Surgical weight reduction Featured

7:00pm EDT November 24, 2006

Grabbing a quick bite at the airport, dinner meetings and long work days can leave little time for executives to practice a healthy lifestyle. However, even the U.S. Surgeon General is quick to point out that obesity is preventable.

Diabetes, high blood pressure, high cholesterol, asthma, headaches and sleep apnea are just a few of the medical problems associated with obesity. But David Oliak, M.D., medical director of the Chapman Center for Obesity, says that he frequently hears overweight executives complain about fatigue and shortness of breath, and those types of problems can eventually affect job performance.

“I treated one executive who weighed close to 400 pounds and just couldn’t get through his days. Now it has been two years since his surgery, and his life has been transformed,” says Oliak.

While bariatric surgery itself is not new, the procedure has evolved — along with the knowledge of what helps a patient achieve long-term weight reduction.

Smart Business spoke with Oliak about what executives should know before considering bariatric surgery.

Who is a candidate for bariatric surgery?

Every day for the last 20 years, more than 4,000 people in the U.S. have become obese. Accompanying this trend, we have seen an increase in the number of patients for whom traditional weight-loss methods have not been effective. While maintaining a proper diet and exercise are still the preferred methods of treating obesity, when those methods are not successful, sometimes the medical conditions caused by obesity can pose greater health risks to the patient than the surgery itself.

Originally, when gastric bypass surgery was first introduced, the standard was that people 100 or more pounds overweight were considered obese and surgical candidates.

Now, we use a combination of factors and a total evaluation of the patient’s health in order to see if surgery might be the right choice. This risk profile — which was developed by the National Institute of Health — takes into account the patient’s body mass index (BMI) and any personal medical problems. Surgery sometimes is recommended when a patient’s BMI is lower but other conditions are present.

Are bariatric surgeries becoming more common?

Yes. With both increased demand and the change to laparoscopic procedures, more facilities have started to offer both gastric bypass surgery and the lap-band operation.

However, the increased surgical frequency has not always produced positive results. In some cases, patients have not been able to sustain their weight loss, and there is a learning curve for surgeons that accompany the change to the laparoscopic procedure.

What should I consider when choosing a surgeon?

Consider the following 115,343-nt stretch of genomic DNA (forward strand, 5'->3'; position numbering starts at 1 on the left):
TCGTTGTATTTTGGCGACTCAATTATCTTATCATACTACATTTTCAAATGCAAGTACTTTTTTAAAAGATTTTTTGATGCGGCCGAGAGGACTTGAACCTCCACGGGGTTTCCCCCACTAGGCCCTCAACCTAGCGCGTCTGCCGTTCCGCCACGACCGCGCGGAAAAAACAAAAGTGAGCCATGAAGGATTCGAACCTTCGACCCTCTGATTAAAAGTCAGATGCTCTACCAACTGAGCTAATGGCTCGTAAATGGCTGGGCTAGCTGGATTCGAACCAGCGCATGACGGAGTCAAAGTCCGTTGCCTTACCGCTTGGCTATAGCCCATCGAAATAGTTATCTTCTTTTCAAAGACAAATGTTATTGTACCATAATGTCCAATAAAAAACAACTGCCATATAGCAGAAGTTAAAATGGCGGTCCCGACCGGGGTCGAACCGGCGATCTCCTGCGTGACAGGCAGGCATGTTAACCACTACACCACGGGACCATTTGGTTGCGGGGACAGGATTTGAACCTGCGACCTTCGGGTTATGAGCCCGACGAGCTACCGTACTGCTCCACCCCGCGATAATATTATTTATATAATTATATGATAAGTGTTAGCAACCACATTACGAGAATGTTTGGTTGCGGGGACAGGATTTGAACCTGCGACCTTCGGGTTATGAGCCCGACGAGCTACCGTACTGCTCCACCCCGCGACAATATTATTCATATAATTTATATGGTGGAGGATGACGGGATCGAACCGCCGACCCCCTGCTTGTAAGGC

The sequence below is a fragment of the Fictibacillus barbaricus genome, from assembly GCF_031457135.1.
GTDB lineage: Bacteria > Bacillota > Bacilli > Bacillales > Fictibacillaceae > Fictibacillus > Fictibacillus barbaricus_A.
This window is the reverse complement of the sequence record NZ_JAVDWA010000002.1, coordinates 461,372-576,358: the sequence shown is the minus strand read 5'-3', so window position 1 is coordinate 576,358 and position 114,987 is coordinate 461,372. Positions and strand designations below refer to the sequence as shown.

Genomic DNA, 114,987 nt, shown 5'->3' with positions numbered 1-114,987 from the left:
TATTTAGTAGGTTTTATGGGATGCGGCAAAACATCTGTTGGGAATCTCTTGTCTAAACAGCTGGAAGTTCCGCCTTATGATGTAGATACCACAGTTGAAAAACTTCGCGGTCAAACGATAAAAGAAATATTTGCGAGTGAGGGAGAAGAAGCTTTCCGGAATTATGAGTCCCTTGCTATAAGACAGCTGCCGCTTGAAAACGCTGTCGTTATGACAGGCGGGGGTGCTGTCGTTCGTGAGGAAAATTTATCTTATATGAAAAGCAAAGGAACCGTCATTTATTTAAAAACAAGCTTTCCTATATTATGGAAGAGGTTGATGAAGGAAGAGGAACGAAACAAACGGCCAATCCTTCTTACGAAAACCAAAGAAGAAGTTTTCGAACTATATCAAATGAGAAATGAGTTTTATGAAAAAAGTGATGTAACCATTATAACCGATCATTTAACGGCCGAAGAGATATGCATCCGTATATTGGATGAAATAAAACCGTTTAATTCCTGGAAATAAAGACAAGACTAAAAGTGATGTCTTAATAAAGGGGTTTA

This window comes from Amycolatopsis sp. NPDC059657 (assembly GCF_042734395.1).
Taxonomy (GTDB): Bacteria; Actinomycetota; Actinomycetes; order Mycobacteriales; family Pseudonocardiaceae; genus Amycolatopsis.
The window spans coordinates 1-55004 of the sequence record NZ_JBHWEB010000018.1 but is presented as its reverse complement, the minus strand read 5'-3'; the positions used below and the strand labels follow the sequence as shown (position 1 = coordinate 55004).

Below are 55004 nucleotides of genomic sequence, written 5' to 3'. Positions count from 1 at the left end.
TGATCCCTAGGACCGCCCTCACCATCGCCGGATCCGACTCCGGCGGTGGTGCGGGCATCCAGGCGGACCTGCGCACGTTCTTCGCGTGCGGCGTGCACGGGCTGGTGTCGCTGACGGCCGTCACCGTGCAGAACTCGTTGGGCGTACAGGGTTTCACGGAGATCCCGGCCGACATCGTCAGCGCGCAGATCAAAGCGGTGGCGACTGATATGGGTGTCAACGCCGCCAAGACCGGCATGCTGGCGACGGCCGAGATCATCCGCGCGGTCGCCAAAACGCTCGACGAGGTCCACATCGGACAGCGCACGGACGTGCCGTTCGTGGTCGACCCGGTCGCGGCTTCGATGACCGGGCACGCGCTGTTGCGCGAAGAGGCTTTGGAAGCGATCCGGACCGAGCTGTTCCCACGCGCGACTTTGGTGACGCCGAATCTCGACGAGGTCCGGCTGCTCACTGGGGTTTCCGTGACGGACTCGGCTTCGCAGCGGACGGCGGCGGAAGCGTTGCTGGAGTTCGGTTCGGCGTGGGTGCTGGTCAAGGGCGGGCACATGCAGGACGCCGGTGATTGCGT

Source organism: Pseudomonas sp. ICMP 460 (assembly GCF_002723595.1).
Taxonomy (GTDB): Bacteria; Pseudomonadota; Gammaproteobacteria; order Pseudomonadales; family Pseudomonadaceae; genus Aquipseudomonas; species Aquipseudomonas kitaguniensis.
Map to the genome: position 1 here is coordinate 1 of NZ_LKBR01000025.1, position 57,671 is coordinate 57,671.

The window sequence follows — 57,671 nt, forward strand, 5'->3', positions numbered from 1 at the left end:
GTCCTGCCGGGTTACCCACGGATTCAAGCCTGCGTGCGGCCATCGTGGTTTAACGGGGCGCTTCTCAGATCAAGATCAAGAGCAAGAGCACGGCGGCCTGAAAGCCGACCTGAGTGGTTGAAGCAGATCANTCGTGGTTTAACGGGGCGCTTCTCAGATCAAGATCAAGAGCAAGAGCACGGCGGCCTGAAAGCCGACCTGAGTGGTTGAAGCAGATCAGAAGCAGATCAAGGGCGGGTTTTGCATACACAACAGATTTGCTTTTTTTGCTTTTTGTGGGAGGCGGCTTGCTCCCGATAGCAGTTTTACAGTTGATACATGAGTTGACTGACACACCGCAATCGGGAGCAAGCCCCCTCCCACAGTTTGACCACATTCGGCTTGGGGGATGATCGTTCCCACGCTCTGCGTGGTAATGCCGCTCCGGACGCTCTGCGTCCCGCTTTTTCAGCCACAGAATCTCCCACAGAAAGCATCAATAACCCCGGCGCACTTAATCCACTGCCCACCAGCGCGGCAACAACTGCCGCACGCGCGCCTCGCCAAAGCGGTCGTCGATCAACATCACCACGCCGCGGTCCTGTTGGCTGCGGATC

It is important to ask how much experience the surgeon has performing the operation. It is a difficult procedure that requires the work of two surgeons and has an extensive learning curve. A surgeon is not proficient until he or she has completed 75 to 100 operations.

A recent study examined cases where the mortality rate was four times the norm for the procedure. It found that all of the excess mortality occurred when the surgeon had performed fewer than 20 operations.

All physicians should be benchmarking their results and demonstrating their outcomes, such as the types of complications and frequency. You should ask for these numbers and review them before making a decision.

What are the other program elements that correlate to success?

The American Society for Bariatric Surgery has set the criteria for a surgical center to qualify as a Center of Excellence. Because the surgery is a tool for weight loss — not a cure — it is important to have a program that includes patient education and support, so that weight loss can be maintained over time. Approximately one year after surgery, the body adapts. Then, only good habits will maintain the weight loss. That is why a Center of Excellence must offer a comprehensive program that includes both pre-operative and post-operative counseling.

What are some of the reasons to consider the surgery?

After gastric bypass surgery, 80 percent to 85 percent of the patients with Type 2 diabetes no longer require insulin; in fact, losing weight often eliminates the need for certain medications altogether. The laparoscopic procedures are less invasive and easier to recover from, and the average patient loses approximately 70 percent to 75 percent of his or her excess weight within one to two years after surgery.

Losing weight is not only good for your physical health, it is good for your emotional health as well. I performed surgery on one executive, and — a year-and-a-half later — not only had she lost almost 150 pounds, she felt so much better that she actually walked an entire marathon.

DAVID OLIAK, M.D., is medical director of the Chapman Center for Obesity. Reach him at (800) 554-9544. Web site contact info is and